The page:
Sense and Nonsense: Grimm Grimm v Great Rack

Wednesday 24 March 2021

We’ve been through all this before: music isn’t supposed to make sense. Koichi Yamanoha aka Grimm Grimm has produced a sweet little EP of six tracks recorded at home in London last year titled Recalling. Each is an evocative little sketch of a place in memory and none of it has to match up in anyone’s head besides Yamanoha, but for the listener it’s all delightfully incongruous. Tastefully moody synth pads suddenly escalate with great drama for no reason, then a ditzy, grimy organ waltz is titled “Making My Eyes Bleed”, then syrupy preset synths play oddly beguiling lobby music. The remaining vignettes are equally vivid while affectively ambiguous. Thinking back, I wonder how much it refers to movie soundtracks (if so, it would be one particularly crazy cult favourite) or to video game music (no, it’s all too earnest and sounds too scuzzy), but then listening to it again I realise it resists all attempts to conform to even the most electic definitions.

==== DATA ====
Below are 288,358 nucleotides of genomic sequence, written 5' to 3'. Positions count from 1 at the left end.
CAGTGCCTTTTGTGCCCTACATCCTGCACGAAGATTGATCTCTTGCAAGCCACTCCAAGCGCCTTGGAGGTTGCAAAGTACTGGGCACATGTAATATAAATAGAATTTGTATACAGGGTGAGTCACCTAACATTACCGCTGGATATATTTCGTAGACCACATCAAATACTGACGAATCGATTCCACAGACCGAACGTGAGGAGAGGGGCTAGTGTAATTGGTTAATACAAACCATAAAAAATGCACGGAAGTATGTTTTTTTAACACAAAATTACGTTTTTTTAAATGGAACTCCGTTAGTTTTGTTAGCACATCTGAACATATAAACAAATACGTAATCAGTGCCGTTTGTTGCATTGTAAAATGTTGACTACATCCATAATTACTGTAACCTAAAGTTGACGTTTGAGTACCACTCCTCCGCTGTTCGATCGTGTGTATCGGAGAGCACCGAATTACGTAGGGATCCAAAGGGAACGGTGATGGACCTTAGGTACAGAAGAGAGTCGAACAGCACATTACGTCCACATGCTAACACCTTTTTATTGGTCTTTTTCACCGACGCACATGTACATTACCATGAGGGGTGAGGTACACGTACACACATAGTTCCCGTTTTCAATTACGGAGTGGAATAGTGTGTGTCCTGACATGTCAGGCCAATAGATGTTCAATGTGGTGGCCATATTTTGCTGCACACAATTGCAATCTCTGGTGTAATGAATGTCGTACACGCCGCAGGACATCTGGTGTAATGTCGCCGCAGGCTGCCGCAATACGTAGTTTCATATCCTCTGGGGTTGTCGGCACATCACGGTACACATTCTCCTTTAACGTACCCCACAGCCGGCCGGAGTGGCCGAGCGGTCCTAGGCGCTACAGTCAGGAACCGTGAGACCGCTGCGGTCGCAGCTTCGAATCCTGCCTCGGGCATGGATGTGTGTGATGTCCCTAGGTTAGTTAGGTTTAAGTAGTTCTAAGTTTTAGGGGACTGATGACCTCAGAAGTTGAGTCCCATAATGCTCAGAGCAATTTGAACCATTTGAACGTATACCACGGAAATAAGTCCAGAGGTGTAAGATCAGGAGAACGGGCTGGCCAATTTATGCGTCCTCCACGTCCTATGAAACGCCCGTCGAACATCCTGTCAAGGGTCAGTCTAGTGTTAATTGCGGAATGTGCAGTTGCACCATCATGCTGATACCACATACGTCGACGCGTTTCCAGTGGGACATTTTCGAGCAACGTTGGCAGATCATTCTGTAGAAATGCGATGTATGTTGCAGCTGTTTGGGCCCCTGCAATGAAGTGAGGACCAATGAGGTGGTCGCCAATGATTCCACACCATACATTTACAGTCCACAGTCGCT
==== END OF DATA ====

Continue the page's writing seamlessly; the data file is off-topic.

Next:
Great Rack’s sample pack is presented on Bandcamp as a name-your-price album but it comes with a creative comments licence and a readme file that invites you to “feel free to use the samples in however way you feel”. Sure enough, there are 100 tracks that fly by in about 13 minutes, all made with Great Rack’s alter ego Emily Bennett’s voice, a bunch of her friends and a lot of rackmount reverb. Tracks range from the wry to the inane, with a Duchampian ear for the eloquently inconsequential. Absurdities pile up. Tracks are either too short to be tracks (0.145 seconds) or samples are too long to be samples (3 minutes plus of ominous grooves). Many are contrived to defy any standard ADSR envelope (one is a brief, arbitrary list of suburbs in Melbourne) and become koans for listener and musician alike. The tracklist starts with titles, sort of, then resort to standard sample names: “056 E.Bass 2” is hilariously inappropriate, “065 String 1” is hilariously appropriate. A collection so intractable that it makes trying to listen to it fun, and makes trying to create (more) music from it an irresistable challenge.